And finally, in the new poems, McLoughlin circles again, around his themes of  Irish countryside and history, of families and of words, from the humanity of close observation of ‘Incendiary’ and ‘Synaesthesia’, to the chilling accuracy of ‘Exodus’ and ‘Market’, and the final poet’s-poem of ‘Chora’:

“The air greens into mistletoe. Something
moves in my head. I open the poem and enter it.
It shapes itself and imprints its flux like the arc
of a spark fading through.  The weight of a rhythm
cuts itself out of the place where forms form themselves.”

Dr. Butt is a British poet.

Post a Comment

Popular posts from this blog


According to the latest CBS, ABC, etc, polls, Clinton is still likely to beat Trump - by percentile odds of 66% to 33% and change. But the current popular vote is much closer, probably tied with the error of margin, around 44% each. Trump has to win more key battleground states to win, and may not - but he is ahead in Florida...

We will all know, in a week, whether we live in a world gone madder, or just relatively mad.

While it seems likely calmer heads will prevail, the recent Brexit win shows that polls can mislead, especially when one of the options is considered a bit embarrassing, rude or even racist - and Trump qualifies for these, at least.

If 42-45% of Americans admit they would vote for Trump, what does that say about the ones not so vocal? For surely, they must be there, as well. Some of the undecided will slide, and more likely they will slide to the wilder and more exciting fringe candidate. As may the libertarians.

Eyewear predicts that Trump will just about manage to win th…


Like a crazed killer clown, whether we are thrilled, horrified, shocked, or angered (or all of these) by Donald Trump, we cannot claim to be rid of him just yet. He bestrides the world stage like a silverback gorilla (according to one British thug), or a bad analogy, but he is there, a figure, no longer of fun, but grave concern.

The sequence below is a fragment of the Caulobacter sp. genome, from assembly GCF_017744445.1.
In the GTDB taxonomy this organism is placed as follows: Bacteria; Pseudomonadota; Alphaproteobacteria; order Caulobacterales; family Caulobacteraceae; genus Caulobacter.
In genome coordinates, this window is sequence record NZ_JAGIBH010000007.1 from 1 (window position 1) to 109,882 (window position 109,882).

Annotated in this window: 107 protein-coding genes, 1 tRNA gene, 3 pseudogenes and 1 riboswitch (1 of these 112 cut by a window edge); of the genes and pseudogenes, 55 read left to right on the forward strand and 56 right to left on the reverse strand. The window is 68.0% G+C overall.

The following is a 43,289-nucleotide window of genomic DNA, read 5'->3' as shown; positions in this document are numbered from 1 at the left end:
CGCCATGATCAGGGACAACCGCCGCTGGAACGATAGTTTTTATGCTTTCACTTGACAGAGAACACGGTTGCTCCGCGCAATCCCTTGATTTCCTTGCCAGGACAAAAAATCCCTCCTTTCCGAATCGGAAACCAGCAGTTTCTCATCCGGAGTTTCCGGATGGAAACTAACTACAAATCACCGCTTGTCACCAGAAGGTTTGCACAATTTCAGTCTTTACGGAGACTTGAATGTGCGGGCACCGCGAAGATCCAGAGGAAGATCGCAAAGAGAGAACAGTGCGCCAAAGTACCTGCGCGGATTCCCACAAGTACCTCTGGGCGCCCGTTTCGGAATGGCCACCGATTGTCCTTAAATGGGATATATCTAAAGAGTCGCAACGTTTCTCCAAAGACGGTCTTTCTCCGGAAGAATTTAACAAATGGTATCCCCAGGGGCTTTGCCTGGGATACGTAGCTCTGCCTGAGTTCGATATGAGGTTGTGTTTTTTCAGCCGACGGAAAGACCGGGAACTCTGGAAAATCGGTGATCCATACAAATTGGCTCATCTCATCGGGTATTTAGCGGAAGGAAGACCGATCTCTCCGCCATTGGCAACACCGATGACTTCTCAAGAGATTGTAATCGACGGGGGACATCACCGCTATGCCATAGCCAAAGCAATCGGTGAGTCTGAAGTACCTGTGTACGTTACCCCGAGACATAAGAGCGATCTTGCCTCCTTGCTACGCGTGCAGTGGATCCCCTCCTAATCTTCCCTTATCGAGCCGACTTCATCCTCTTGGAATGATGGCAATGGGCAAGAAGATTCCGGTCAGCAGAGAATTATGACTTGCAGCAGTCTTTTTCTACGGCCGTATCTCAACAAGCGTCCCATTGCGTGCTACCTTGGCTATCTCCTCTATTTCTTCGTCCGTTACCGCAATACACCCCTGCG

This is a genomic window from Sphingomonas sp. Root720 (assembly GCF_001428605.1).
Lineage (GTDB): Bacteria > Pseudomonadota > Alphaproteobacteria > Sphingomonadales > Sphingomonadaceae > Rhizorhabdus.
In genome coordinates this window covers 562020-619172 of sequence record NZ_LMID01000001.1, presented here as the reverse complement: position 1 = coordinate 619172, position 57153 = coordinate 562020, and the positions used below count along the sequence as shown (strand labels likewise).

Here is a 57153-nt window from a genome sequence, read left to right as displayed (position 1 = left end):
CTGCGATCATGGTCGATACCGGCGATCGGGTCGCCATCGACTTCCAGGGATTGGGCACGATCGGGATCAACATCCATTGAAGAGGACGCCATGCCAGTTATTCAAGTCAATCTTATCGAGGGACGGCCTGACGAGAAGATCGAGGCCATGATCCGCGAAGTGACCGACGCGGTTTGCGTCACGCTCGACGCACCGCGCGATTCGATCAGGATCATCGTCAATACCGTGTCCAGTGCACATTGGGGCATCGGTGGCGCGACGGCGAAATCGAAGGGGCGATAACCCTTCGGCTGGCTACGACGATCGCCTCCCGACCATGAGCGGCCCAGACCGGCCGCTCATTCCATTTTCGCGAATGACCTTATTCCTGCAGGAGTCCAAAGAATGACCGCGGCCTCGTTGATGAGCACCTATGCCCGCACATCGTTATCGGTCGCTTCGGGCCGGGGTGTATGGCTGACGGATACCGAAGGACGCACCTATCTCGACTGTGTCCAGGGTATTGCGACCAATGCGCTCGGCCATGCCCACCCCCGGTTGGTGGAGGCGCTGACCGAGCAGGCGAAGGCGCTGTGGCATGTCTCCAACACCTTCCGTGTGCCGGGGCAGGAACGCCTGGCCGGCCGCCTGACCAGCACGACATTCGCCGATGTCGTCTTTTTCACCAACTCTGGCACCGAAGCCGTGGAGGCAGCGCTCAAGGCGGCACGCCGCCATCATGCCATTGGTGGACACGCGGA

There has long been a history of misogynistic behaviour in American gangster culture - one thinks of the grapefruit in the face in The Public Enemy, or Sinatra throwing a woman out of his hotel room and later commenting he didn't realise there was a pool below to break her fall, or the polluted womb in Pacino'sScarface... and of course, some gangsta rap is also sexist.  American culture has a difficult way with handling the combined aspects of male power, and male privilege, that, especially in heteronormative capitalist enclaves, where money/pussy both become grabbable, reified objects and objectives (The Wolf of Wall Street for instance), an ugly fus…


The Oscars - Academy Awards officially - were once huge cultural events - in 1975, Frank Sinatra, Sammy Davis Jr, Shirley MacLaineandBob Hope co-hosted, for example - and Best Picture noms included The Conversation and Chinatown. Godfather Part 2 won. Last two years, movies titled Birdman and Spotlight won, and the hosts and those films are retrospectively minor, trifling. This year, some important, resonant films are up for consideration - including Hidden Figures and Moonlight, two favourites of this blog. Viola Davis and Denzel Washington will hopefully win for their sterling performances in Fences. However, La La Land - the most superficial and empty Best Picture contender since Gigi in 1959 (which beat Vertigo) - could smite all comers, and render this year's awards historically trivial, even idiotic.

The Oscars often opt for safe, optimistic films, or safe, pessimistic films, that are usually about white men (less often, white women) finding their path to doing the right thin…